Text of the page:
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Part 1 - Chapter 4 - Note 30


The portions of the following texts that are the most relevant to the book appear in bold.


Midrash Rabbah - Genesis XLIV:1

1. AFTER THESE THINGS THE WORD OF THE LORD CAME UNTO ABRAM IN A VISION, etc. (XV, 1). It is written, As for God, His,-way is perfect; the word of the Lord is tried (II Sam. XXII, 31) if His way is perfect, how much the more He Himself! Rab said: The precepts were given only in order that man might be refined’ by them. For what does the Holy One, blessed be He, care whether a man kills an animal by the throat or by the nape of its neck;? Hence its purpose is to refine [try] man.2 Another interpretation: ’His way is perfect’ alludes to Abraham,3 for it is written, And thou foundest his [sc. Abraham's] way faithful before Thee, etc. (Neh. IX, 8). ’ The word of the Lord is tried’ intimates that the Holy One, blessed be He, tried him in a fiery furnace. He is a shield unto all them that take refuge in Him (II Sam. loc. cit.); hence, FEAR NOT. ABRAM, I AM THY SHIELD, etc.
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(2) And this is the meaning of The word of the Lord is tried.
(3) The verse will then be translated: O God! his (Abraham's) way, etc.


Midrash Rabbah - Leviticus XIII:3

3. Another interpretation: THESE ARE THE LIVING THINGS WHICH YE MAY EAT AMONG ALL THE BEASTS THAT ARE ON THE EARTH (XI, 2).3 This is [alluded to in] what is written, Every word of God is pure (Prov. XXX, 5).4 Rab said: This means the precepts were given for the express purpose of purifying mankind.5 Why [must one assume] so much?-Because it is said, He is a shield to them that seek refuge in Him (ib.).6
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(3) Edd. cite (here and end of preceding paragraph) not this but Deut. XIV, 4. Mah. says the reason is that the latter reads not, These are the living things (hayyah), but These are the beasts (behemah), which version is required for the Haggadist's reference, later in the paragraph, to ‘Behemoth’. It is, however, not necessary to go to Deut. XIV, 4, for behemah since it occurs in our own verse in Leviticus, viz., Among all the beasts (behernah).
(4) Or purged, refined.
(5) Rab's reasoning seems to have been: Since it is too obvious to be stated that God's word is pure, the verse must have been intended to convey that the purpose and effect of God's word upon man is purging, refining, purifying.
(6) This latter half of the verse seems to have suggested the following train of thought: Since God is stated to be a shield to those that take refuge in Him, these people must be assumed to have passed through the fires of temptation and emerged purified, and then found shelter with God. The first part of the verse, speaking as it does of God's ways and perfection, of His word and purity, must therefore refer to the ways commanded by God for perfecting man, and His word purifying him (after Mah. on the parallel in Gen. R. XLIV, 1). Rab may have thought of the Targum for hosim (E.V. seek refuge’), viz. mithrahazin which, whilst meaning ‘trust’ in Aramaic, means ‘bathe’, ‘cleanse themselves’ in Hebrew.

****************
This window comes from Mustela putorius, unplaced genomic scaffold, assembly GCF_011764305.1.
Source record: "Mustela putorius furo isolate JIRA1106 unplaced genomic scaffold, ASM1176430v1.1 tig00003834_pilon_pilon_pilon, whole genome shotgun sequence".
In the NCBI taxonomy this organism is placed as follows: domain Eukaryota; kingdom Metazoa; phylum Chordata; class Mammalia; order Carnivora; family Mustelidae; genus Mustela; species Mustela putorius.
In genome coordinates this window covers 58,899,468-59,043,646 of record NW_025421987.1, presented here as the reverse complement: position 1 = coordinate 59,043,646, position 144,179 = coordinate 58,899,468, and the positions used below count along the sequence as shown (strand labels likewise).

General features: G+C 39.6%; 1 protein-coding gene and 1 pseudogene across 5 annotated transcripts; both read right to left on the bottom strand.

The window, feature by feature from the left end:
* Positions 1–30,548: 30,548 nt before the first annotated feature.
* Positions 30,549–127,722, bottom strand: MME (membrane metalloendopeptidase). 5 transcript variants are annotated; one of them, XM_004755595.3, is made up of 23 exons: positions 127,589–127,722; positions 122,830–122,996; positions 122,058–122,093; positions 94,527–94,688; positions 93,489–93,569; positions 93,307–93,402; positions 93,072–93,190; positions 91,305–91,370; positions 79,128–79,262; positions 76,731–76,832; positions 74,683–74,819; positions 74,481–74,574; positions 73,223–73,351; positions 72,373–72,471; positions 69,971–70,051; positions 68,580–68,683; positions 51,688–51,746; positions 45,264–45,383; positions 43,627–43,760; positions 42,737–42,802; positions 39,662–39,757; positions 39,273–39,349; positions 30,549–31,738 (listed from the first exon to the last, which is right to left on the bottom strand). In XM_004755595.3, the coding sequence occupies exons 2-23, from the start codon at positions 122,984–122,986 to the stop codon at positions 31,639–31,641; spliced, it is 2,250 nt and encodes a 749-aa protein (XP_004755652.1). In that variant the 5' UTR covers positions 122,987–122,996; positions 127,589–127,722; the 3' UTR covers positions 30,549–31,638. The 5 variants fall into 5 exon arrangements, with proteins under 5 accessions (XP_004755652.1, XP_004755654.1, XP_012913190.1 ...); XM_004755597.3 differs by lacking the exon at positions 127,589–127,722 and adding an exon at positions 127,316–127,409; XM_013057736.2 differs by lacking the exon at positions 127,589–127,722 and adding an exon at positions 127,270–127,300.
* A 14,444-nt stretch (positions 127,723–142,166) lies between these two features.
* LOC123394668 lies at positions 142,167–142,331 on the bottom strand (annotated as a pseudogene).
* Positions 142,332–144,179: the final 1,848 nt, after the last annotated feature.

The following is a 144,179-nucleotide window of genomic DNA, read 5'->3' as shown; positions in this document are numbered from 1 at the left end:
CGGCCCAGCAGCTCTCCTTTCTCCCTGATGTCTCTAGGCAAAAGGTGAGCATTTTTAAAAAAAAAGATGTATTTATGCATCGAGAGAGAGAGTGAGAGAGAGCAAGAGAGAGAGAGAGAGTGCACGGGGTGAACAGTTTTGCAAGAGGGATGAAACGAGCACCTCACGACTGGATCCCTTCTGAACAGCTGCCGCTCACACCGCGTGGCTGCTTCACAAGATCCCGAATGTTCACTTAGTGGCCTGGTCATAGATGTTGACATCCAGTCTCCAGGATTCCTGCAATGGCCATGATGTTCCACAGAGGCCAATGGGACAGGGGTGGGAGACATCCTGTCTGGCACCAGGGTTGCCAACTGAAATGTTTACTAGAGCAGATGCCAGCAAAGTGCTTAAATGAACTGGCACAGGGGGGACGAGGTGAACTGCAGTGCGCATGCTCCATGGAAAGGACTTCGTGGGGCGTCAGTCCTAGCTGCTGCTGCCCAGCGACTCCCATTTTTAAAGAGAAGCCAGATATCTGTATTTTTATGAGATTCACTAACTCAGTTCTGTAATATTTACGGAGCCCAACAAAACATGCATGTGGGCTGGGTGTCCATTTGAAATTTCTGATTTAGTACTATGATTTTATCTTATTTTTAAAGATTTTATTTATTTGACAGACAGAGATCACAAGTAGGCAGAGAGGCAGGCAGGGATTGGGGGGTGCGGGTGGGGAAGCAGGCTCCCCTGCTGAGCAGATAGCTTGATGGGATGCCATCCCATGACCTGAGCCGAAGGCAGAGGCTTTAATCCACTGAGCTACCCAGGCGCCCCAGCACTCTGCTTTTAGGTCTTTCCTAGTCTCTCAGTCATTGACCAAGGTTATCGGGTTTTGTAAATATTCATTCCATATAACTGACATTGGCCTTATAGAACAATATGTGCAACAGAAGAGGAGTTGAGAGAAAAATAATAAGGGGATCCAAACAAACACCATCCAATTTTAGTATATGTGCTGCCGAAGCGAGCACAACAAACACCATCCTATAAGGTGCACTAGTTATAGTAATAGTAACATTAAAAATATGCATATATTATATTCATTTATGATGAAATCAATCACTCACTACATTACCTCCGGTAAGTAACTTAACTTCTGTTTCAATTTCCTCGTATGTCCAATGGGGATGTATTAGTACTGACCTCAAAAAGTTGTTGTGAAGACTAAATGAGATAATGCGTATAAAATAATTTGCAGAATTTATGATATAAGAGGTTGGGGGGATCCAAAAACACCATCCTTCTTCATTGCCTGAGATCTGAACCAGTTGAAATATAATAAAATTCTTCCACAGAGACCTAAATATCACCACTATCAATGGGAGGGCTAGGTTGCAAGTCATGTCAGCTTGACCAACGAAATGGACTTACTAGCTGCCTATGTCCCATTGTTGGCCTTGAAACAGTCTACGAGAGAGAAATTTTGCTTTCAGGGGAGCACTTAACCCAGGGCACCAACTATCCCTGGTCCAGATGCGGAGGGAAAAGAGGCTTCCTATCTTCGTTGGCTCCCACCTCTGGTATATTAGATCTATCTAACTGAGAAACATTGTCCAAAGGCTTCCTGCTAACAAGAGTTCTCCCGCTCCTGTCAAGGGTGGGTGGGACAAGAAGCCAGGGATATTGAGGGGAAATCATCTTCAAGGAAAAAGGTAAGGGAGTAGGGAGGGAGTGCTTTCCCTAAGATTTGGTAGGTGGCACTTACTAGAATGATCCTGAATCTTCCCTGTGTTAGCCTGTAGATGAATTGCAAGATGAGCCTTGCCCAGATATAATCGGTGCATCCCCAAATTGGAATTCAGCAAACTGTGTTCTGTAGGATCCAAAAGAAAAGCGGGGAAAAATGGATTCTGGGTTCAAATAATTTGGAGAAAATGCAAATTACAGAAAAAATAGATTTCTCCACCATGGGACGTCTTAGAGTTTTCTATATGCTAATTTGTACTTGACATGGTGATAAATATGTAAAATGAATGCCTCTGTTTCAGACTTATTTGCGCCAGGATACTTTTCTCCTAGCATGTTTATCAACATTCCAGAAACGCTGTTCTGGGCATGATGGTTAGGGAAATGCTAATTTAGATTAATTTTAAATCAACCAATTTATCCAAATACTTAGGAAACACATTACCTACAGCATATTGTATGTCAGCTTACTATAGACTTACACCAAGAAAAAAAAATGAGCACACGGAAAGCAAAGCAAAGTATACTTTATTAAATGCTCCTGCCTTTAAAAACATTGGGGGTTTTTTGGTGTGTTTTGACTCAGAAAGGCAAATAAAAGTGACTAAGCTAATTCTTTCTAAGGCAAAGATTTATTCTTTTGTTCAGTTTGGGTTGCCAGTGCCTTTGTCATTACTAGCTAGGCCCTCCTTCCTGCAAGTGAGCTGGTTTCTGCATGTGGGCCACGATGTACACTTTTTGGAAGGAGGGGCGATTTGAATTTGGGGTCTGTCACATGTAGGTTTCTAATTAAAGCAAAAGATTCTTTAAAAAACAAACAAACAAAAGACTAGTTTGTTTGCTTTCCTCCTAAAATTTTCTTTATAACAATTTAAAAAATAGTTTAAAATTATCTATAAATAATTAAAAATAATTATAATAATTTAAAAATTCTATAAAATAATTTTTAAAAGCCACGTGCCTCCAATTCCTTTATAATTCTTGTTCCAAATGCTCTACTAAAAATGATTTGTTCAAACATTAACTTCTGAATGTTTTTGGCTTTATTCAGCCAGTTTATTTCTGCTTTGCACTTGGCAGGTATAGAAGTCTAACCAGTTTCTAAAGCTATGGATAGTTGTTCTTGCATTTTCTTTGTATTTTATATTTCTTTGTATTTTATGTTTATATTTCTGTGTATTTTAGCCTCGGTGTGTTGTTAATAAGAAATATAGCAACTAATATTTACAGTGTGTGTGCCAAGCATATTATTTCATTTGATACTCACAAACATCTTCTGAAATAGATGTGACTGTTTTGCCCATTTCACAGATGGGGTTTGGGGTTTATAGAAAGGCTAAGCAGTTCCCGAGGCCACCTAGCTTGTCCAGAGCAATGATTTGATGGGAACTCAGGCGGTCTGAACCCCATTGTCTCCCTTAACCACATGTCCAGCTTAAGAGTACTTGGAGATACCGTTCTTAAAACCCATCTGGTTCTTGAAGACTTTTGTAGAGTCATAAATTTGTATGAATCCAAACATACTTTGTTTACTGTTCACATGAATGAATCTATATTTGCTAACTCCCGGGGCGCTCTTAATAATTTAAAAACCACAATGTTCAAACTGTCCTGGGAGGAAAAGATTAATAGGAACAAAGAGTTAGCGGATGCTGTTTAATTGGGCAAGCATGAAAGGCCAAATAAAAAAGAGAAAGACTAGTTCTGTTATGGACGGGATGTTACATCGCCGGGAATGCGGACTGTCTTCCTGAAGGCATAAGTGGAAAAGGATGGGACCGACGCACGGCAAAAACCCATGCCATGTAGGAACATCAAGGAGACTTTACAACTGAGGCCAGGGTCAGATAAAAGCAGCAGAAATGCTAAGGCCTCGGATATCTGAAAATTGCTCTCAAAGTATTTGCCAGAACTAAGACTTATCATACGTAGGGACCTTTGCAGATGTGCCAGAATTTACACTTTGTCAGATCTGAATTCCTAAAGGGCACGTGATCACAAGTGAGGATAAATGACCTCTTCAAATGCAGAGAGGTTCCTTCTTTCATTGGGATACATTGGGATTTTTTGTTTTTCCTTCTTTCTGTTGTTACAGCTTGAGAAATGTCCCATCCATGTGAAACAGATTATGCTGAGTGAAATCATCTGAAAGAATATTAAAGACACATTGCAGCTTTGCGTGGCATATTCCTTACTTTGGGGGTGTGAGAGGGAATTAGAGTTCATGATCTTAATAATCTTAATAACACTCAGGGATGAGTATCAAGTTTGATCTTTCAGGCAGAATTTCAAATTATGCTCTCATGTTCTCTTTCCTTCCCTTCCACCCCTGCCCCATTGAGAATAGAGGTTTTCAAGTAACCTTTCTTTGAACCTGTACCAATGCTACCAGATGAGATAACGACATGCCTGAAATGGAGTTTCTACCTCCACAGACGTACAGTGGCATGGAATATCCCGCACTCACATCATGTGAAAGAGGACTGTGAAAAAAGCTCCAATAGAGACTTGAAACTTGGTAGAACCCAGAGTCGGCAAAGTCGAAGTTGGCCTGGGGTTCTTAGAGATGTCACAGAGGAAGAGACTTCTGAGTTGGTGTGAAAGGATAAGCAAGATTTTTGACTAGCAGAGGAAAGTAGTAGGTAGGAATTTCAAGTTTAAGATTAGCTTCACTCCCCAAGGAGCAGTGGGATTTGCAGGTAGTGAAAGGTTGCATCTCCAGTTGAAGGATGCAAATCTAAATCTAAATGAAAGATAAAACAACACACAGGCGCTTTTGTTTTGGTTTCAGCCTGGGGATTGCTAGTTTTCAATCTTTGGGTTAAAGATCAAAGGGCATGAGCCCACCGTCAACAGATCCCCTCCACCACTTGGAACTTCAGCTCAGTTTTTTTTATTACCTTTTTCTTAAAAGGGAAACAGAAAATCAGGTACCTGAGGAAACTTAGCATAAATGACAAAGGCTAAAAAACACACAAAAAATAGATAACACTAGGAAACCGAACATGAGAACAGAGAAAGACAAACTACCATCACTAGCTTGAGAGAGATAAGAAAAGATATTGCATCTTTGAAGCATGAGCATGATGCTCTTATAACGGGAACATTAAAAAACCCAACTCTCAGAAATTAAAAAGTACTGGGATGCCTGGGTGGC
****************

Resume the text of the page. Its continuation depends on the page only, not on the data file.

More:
Lev. 166

R. Judan b. R. Simeon said: Behemoth1 and the Leviathan2 are to engage in a wild-beast contest before the righteous3 in the Time to Come, and whoever has not been a spectator at the wild-beast contests of the heathen nations4 in this world will be accorded the boon of seeing one in the World to Come. How will they be slaughtered? Behemoth will, with its horns, pull Leviathan down and rend it, and Leviathan will, with its fins, pull Behemoth down and pierce it through.-The Sages said: And is this5 a valid method of slaughter? Have we not learnt the following in a Mishnah6: All may slaughter, and one may slaughter at all times [of the day], and with any instrument except with a scythe, or with a saw,7 or with teeth [in a jaw cut out of a dead animal], because they cause pain as if by choking, or with a nail [of a living body]? R. Abin b. Kahana said: The Holy One, blessed be He, said: Instruction [Torah] shall go forth from Me (Isa. LI, 4), i.e. an exceptional temporary ruling8 will go forth from Me.
R. Berekiah said in the name of R. Isaac: In the Time to Come, the Holy One, blessed be He, will make a banquet for his righteous servants, and whoever has not eaten nebelah9 in this world will have the privilege of enjoying it in the World to Come. This is indicated by what is written, And the fat of that which dieth of itself (nebelah) and the fat of that which is torn of beasts (terefah), may be used for any other service, but eat it [ye shall] not, in order that you may eat it in the Time to Come.10 For this reason
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(1) A beast of mythology to which reference is found by some in Ps. L,10; LXXIII, 22; Job XL, 15 etc.
(2) A sea-monster of mythology. v. Ps. CIV, 26; Job XL, 25.
(3) Levy, Worterbuch renders: are to be the beasts of chase of the righteous, etc.
(4) The Rabbis were opposed to these and glatiatorial contests, and disapproved of the attendance of Jews at them.
(5) Viz. piercing with fins.
(6) Hul. I, 2,
(7) This excludes also a fin, since it has a serrated edge like a saw.
(8) Permitting the flesh of Behemoth thus slaughtered.
(9) In Rabbinic law, the flesh of an animal that diet in any way other than by ritually valid slaughtering.
(10) I.e. that by your present self-restraint you may merit to partake of the banquet in the Hereafter (‘E.J.).


Lev. 167

did Moses admonish Israel, saying to them: THIS IS THE ANIMAL WHICH YE SHALL EAT.


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